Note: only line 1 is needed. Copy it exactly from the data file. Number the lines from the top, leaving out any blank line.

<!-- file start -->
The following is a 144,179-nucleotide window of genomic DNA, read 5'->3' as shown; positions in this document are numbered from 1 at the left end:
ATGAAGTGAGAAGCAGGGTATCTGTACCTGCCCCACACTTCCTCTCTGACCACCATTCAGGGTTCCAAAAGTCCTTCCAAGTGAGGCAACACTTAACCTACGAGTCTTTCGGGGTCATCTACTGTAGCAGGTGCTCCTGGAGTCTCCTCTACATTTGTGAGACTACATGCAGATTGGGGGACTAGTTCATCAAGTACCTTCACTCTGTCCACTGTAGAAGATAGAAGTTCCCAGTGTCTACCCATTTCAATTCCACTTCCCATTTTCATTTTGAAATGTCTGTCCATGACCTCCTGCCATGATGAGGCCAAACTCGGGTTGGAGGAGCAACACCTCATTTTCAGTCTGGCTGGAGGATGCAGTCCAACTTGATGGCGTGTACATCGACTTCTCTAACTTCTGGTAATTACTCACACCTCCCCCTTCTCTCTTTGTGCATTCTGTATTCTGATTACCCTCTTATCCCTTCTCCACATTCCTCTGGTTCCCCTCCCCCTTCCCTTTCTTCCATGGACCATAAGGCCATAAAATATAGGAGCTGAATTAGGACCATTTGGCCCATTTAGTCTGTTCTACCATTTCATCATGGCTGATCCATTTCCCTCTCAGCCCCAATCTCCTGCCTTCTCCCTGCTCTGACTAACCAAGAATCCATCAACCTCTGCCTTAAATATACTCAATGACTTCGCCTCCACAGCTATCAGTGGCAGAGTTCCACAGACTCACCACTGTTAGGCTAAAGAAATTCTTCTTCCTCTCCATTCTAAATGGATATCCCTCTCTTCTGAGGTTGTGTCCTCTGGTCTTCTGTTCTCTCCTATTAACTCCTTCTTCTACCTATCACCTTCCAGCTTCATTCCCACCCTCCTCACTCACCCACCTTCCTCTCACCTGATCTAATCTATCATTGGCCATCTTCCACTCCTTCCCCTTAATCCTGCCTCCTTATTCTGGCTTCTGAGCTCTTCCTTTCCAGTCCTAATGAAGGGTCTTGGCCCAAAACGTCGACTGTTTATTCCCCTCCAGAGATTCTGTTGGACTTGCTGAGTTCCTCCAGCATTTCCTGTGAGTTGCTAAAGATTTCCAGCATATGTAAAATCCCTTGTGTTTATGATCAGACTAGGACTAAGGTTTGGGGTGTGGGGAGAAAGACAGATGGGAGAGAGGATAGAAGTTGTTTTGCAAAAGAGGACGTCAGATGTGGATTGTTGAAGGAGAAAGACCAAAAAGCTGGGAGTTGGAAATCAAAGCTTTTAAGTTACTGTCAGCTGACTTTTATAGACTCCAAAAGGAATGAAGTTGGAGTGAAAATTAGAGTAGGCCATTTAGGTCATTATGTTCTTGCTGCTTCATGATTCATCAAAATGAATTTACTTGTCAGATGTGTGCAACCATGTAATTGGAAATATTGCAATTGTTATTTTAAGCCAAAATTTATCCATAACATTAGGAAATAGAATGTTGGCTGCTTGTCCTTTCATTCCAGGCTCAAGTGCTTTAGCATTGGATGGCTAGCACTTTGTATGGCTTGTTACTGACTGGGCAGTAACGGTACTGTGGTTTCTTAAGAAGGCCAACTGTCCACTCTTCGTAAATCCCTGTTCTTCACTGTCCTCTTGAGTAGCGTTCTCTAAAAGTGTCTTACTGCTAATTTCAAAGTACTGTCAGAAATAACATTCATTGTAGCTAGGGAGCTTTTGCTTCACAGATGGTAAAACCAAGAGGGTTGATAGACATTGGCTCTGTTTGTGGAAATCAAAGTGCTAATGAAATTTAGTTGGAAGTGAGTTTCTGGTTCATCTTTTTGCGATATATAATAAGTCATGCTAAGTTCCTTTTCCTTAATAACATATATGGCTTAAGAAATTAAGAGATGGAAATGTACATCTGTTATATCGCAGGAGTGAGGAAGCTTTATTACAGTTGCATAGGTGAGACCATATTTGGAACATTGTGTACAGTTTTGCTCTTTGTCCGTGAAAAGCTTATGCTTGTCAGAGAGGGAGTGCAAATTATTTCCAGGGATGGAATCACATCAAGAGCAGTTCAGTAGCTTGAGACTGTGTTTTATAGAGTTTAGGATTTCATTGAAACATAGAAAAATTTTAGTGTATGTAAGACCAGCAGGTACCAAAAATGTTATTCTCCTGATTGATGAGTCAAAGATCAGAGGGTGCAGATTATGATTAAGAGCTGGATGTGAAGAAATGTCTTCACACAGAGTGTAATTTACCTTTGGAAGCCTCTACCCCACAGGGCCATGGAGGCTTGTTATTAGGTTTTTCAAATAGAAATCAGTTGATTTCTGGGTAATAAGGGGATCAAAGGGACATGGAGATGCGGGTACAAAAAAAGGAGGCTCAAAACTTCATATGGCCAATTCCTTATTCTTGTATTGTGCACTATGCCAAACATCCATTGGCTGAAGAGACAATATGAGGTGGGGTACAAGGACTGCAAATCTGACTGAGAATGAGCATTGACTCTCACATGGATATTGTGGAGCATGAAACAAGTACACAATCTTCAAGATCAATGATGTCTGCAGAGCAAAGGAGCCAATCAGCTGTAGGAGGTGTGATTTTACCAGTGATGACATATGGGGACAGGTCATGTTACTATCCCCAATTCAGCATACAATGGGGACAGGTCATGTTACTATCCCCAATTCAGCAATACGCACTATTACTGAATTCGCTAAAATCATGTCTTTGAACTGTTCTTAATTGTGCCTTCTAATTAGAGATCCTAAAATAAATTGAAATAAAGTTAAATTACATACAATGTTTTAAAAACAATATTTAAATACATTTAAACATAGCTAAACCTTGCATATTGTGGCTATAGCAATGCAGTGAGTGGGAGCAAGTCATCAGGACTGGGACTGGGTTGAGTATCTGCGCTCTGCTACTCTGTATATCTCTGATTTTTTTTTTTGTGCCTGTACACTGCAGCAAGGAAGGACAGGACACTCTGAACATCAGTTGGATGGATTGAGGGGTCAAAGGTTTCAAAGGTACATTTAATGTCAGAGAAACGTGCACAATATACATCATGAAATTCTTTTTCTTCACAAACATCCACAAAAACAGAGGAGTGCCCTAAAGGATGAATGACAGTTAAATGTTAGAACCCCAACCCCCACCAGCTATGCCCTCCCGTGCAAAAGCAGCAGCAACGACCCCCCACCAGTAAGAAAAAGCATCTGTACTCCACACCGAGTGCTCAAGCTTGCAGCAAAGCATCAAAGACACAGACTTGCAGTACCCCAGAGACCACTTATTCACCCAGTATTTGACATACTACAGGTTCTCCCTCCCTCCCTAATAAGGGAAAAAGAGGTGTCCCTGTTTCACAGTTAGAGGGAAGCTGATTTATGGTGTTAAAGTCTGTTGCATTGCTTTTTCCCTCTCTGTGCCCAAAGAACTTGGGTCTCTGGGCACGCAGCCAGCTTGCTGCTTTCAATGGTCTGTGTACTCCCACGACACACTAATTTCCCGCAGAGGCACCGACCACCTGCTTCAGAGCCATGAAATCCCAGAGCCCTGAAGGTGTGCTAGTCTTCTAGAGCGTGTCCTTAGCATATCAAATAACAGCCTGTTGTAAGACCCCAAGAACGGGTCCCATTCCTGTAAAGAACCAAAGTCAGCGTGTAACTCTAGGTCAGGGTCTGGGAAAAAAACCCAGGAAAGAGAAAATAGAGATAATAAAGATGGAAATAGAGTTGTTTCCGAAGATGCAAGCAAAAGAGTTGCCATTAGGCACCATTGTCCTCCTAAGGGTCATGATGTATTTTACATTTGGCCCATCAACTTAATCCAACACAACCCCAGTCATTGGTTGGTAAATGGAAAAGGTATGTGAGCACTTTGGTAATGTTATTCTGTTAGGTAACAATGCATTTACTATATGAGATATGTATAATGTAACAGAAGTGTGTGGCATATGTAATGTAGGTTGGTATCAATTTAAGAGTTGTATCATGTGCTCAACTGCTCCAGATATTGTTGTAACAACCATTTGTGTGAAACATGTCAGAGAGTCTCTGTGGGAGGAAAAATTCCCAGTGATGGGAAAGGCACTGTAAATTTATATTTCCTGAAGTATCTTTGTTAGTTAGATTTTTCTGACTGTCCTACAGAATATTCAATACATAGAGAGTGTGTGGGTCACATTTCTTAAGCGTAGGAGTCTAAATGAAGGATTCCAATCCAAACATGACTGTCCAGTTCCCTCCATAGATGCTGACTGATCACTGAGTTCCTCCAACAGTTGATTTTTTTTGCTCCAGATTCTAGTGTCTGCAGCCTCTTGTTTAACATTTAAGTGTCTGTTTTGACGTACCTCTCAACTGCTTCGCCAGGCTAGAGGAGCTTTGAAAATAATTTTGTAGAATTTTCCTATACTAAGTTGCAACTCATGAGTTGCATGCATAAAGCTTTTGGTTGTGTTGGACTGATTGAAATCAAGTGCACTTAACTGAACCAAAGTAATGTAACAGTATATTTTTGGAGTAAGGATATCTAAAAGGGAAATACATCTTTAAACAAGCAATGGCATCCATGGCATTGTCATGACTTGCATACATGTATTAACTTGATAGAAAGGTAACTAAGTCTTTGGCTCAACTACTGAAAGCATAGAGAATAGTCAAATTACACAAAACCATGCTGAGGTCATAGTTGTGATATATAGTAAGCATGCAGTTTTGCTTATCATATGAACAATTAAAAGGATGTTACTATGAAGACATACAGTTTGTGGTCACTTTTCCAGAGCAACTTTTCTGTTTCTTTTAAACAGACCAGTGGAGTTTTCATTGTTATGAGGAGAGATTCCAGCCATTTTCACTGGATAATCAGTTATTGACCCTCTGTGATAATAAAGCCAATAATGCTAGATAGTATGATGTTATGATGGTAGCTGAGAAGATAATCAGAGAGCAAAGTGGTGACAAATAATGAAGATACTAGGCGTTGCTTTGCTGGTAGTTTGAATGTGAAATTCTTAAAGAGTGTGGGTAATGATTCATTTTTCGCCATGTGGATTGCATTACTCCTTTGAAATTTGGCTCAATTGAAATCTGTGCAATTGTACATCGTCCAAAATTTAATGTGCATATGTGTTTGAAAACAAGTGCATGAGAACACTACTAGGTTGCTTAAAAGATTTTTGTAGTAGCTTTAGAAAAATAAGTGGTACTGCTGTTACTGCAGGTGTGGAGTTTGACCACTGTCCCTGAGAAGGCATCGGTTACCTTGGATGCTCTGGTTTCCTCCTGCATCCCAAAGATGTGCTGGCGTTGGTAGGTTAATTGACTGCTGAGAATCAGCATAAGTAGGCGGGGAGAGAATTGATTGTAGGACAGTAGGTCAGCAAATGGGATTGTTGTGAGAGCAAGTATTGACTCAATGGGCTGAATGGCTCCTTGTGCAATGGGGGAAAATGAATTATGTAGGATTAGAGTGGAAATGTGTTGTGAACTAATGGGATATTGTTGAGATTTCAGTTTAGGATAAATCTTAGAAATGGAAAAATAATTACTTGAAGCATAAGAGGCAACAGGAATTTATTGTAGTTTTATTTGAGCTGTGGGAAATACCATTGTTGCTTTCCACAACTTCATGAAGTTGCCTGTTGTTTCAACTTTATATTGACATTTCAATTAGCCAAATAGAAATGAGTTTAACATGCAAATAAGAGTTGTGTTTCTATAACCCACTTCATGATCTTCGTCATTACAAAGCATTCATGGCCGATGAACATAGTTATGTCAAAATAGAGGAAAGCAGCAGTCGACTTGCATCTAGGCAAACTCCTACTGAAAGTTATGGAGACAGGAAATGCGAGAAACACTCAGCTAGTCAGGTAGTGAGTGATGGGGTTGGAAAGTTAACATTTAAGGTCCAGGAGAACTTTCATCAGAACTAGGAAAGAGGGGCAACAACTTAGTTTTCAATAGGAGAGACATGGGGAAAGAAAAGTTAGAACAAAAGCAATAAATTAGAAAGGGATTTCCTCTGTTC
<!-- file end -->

The following is a 144,179-nucleotide window of genomic DNA, read 5'->3' as shown; positions in this document are numbered from 1 at the left end: